From their 28-cover Neal's Yard site they moved to a 60-cover restaurant in Borough Market, where guests enjoyed both an à la carte and full tasting menu and Davis and Tisdall-Downes gained more confidence. Native left the Southwark Street site in Borough Market when Covid hit, and while conversations to open a second site at Browns had been under way for several months, the pandemic put a pause on the plans and they were left wondering what to do until they were able to open.

Then, one day in the spring of 2020, they were given a once in a lifetime opportunity. "We were asked ‘do you want to open a restaurant on a pretty much uninhabited island off the coast of Essex?' To which we replied ‘Of course we do! That's the absolute dream!'," says Davis.

In the midst of the pandemic, when outdoor dining was deemed the only safe way to trade, launching a restaurant on an island seemed a sensible solution to social distancing and an adventure at the same time. In August Davis and Tisdall-Downes relocated Native to Osea Island off the Essex coast, trading with local fishermen and foraging for sea vegetables to create a tasting menu, as well as serving freshly shucked oysters and Champagne from a seafood shack nearby.

"It was extreme restauranting," describes Davis. "The menu was dictated by what was around us and fishermen would pull up and hand over the biggest turbot you'd ever seen, which we would never have managed to get hold of with our minimal buying power back in London."

But the site came with serious challenges, namely the sea – Osea Island is around 380 acres and connected to the mainland by a causeway, which is covered at high tide.

"We were dictated by the tide," explains Tisdall-Downes. "We needed to wait for the tide timetables to be published and we'd sit there with a massive Excel spreadsheet and work out the earliest time you could pick up guests and get them to the island." He explains there would be a four-hour period when cars could get on and off the island, and only another four hours by boat as you would have to wait for the tide to reach the right level in order to make the crossing by sea.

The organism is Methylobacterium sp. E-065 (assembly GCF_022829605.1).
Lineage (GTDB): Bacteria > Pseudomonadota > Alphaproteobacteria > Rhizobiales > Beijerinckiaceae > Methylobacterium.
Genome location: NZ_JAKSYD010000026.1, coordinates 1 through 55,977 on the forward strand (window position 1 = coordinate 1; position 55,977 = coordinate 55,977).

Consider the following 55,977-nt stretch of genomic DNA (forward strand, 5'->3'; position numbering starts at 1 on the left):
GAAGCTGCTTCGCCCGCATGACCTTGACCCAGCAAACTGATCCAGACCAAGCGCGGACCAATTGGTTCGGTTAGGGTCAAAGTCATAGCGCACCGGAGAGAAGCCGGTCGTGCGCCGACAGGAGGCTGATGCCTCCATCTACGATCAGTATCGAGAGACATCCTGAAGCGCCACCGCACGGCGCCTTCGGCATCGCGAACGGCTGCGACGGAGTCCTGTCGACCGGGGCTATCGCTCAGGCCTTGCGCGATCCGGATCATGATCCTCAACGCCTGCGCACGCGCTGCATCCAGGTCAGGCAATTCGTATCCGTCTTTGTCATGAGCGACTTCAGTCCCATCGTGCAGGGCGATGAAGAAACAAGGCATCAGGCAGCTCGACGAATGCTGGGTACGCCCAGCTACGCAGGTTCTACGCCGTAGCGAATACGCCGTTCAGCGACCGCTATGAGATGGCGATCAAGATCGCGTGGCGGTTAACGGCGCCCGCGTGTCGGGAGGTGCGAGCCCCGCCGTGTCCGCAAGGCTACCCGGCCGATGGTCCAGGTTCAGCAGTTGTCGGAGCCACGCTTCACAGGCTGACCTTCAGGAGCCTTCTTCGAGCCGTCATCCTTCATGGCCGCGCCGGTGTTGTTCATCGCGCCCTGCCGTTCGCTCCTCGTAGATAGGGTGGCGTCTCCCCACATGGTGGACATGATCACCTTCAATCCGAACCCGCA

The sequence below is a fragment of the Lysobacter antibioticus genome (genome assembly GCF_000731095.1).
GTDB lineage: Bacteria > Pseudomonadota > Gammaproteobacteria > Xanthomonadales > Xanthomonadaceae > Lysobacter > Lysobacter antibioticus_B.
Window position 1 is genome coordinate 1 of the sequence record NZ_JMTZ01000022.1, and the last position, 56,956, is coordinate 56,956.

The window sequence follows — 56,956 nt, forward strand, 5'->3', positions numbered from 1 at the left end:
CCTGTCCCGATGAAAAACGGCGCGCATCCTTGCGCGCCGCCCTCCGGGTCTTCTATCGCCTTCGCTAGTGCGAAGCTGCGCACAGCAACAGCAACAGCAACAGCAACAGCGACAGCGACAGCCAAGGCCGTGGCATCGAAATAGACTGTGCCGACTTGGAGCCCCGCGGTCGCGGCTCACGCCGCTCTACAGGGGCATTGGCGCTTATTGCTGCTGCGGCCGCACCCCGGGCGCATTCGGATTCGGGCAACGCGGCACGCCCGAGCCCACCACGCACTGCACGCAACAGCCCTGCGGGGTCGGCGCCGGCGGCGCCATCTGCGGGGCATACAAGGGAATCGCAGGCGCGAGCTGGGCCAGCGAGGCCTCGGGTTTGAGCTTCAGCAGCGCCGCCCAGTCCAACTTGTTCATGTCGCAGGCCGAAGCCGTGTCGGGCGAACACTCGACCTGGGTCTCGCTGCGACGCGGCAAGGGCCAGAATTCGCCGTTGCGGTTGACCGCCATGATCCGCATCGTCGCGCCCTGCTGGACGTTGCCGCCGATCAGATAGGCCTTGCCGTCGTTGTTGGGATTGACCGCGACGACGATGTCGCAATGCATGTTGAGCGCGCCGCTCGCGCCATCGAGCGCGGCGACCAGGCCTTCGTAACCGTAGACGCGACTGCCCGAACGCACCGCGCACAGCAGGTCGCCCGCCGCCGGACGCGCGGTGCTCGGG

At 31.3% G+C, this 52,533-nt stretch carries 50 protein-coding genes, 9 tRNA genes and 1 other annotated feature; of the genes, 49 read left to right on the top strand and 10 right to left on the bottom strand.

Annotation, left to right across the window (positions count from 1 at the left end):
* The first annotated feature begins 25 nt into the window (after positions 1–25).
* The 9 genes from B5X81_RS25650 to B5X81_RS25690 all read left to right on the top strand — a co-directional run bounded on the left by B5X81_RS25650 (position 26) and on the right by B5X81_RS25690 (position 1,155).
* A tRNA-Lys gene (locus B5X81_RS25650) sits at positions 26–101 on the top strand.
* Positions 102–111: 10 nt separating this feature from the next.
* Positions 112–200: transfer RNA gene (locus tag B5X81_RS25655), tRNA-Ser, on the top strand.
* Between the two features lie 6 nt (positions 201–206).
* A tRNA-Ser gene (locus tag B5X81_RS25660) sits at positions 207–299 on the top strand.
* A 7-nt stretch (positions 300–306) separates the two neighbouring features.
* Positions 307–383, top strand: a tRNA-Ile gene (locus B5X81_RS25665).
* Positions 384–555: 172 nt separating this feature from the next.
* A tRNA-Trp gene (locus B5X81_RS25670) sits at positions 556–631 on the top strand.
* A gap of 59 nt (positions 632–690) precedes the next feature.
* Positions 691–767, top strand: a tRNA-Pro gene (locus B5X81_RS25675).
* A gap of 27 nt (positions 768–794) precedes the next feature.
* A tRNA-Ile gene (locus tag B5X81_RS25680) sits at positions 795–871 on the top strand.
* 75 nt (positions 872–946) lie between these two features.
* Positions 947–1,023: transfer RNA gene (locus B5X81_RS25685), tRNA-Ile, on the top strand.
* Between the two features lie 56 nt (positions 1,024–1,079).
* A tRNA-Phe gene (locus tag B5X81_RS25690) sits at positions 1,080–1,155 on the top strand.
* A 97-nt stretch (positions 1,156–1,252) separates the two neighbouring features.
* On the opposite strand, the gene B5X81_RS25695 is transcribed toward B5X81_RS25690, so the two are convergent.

Davis adds: "Sometimes that window could be an hour shorter. At times it was hairy. You couldn't have dinner pretty much ever at 7pm – guests would go online to book in advance and some days it would be a 3pm, 4pm or 5pm sitting. Sometimes we could only do lunch."

Sadly, due to a combination of the tides and the Covid winter lockdown, Native only managed 16 days trading with a full tasting menu. It wasn't until April 2021 when they returned to the capital to finally launch at Browns, where Native now calls home. "Little luxuries like power and an ice machine were welcomed after Osea," laughs Davis.

Since then, Native at Browns has gone from strength to strength, and the partnership with the luxury department store has given them the opportunity to serve their food to big-name celebrities including Kris Jenner and Tommy Hilfiger. The pair are also advising Browns on its own sustainability journey, such as how the building should handle its waste and cleaning products.

But it's clear the pair are ready for that next adventure: a small tasting menu restaurant. "We're looking outside of London for our next immersive dining experience," says Davis, with a twinkle in her eye. "But it's hard to find something that's better than an island."

After all, there's a limit to the amount of foraging you can do in between the pavement cracks.

From the menu

  • Native Wildfarmed focaccia with confit garlic oil £4.50
  • Myatt's Farm apricot, Native curds and Cobble Lane coppa £10
  • Nutbourne tomatoes, yesterday's bread, Graceburn cheese, smoked salsa verde £14
  • Allwood Farm courgette, Lincolnshire Poacher and English quinoa £12
  • Stonelynk fennel, smoked eel and kombucha dressing £11
  • Rope-grown mussels, lapsang dashi, sea purslane and smoked pork belly £15
  • Chalkstream trout, woodruff beurre blanc £15
  • Beef onglet, bone marrow crumb, confit garlic and compost jus £21
  • Aubergine, harissa yogurt and parsley honey £16

Quick sustainability wins

  • Get rid of cling film and get some boxes with lids. You won't even miss it.
  • Replace blue roll with microfibre cloths or rags.
  • Preserve for the months ahead. If you have a bumper crop of something, preserving it into jams and chutneys will make it last throughout the year for you to tap into throughout the winter months.